Offered by: Nemours Children's
Location: Delaware Valley
Brain and Behavior During Puberty in Klinefelter Syndrome
What is the trial about?
The purpose of this research study is to find out more about how the brain is involved in learning and behavior in children with Klinefelter syndrome, or 47,XXY. In this study, we hope to learn how testosterone therapy affects brain development in boys with Klinefelter syndrome during puberty.
Who can participate?
Your child can participate in this study if he is between the ages of 8 and 17 years old and has been diagnosed with Klinefelter syndrome (47,XXY) or has no known clinical diagnosis (typically developing boy).
What is involved?
This is a 4-year study. The procedures listed below will be repeated each year, up to 5 visits in total. The interview and tests will take about 4 to 6 hours to finish at each visit in addition to the MRI scan of the head.
If you and your child agree to participate in this study, Dr. Ross and her associates will ask you or your child to participate in the following tests:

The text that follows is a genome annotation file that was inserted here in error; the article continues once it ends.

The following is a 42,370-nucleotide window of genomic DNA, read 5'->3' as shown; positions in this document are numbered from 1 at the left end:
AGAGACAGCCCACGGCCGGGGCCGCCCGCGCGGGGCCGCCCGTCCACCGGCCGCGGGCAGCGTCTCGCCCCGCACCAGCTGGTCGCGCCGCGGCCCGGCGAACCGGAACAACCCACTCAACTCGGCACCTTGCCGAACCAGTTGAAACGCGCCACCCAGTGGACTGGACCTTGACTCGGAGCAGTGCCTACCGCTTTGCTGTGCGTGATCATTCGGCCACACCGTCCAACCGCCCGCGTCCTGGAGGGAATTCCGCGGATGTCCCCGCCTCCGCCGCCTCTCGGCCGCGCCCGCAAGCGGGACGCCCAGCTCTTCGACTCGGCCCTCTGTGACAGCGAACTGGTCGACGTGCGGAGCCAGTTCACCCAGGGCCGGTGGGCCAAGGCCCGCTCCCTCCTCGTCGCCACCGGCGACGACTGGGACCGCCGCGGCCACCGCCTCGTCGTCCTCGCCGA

Interview & Testing
You or your child will talk to a trained member of our staff. We will ask you questions and have you fill out forms about behavior and learning, including topics such as attention span, friendships and behavior problems. We will give you and your child paper and pencil, or computer tests, which measure learning skills, language and memory. The interview and tests will take up to 4 to 6 hours and this time will be divided into several sessions.
MRI Scan of the Head
This is a special examination of the head, which will create pictures of the structure and function of the brain. The total scan time will take approximately 1 to 2 hours. The hardest part of the scan is the need to lie still during the time they are in the MRI unit. In order to help, we may ask your child to come to one or more sessions to get used to the procedure before the actual MRI scan.
Body Measurements & Brief Physical Exam
A physician or physician assistant will conduct a brief physical exam of your child. During this exam, Dr. Ross and staff will record your child’s vital signs, height and weight and measure pubertal status.
A blood draw will be performed (approximately 1 tablespoon) to assess puberty hormones. You will not be told the results of your child’s blood sample tests although you will have access to information we may learn as a result of these tests on the entire group.
Learn more about this trial.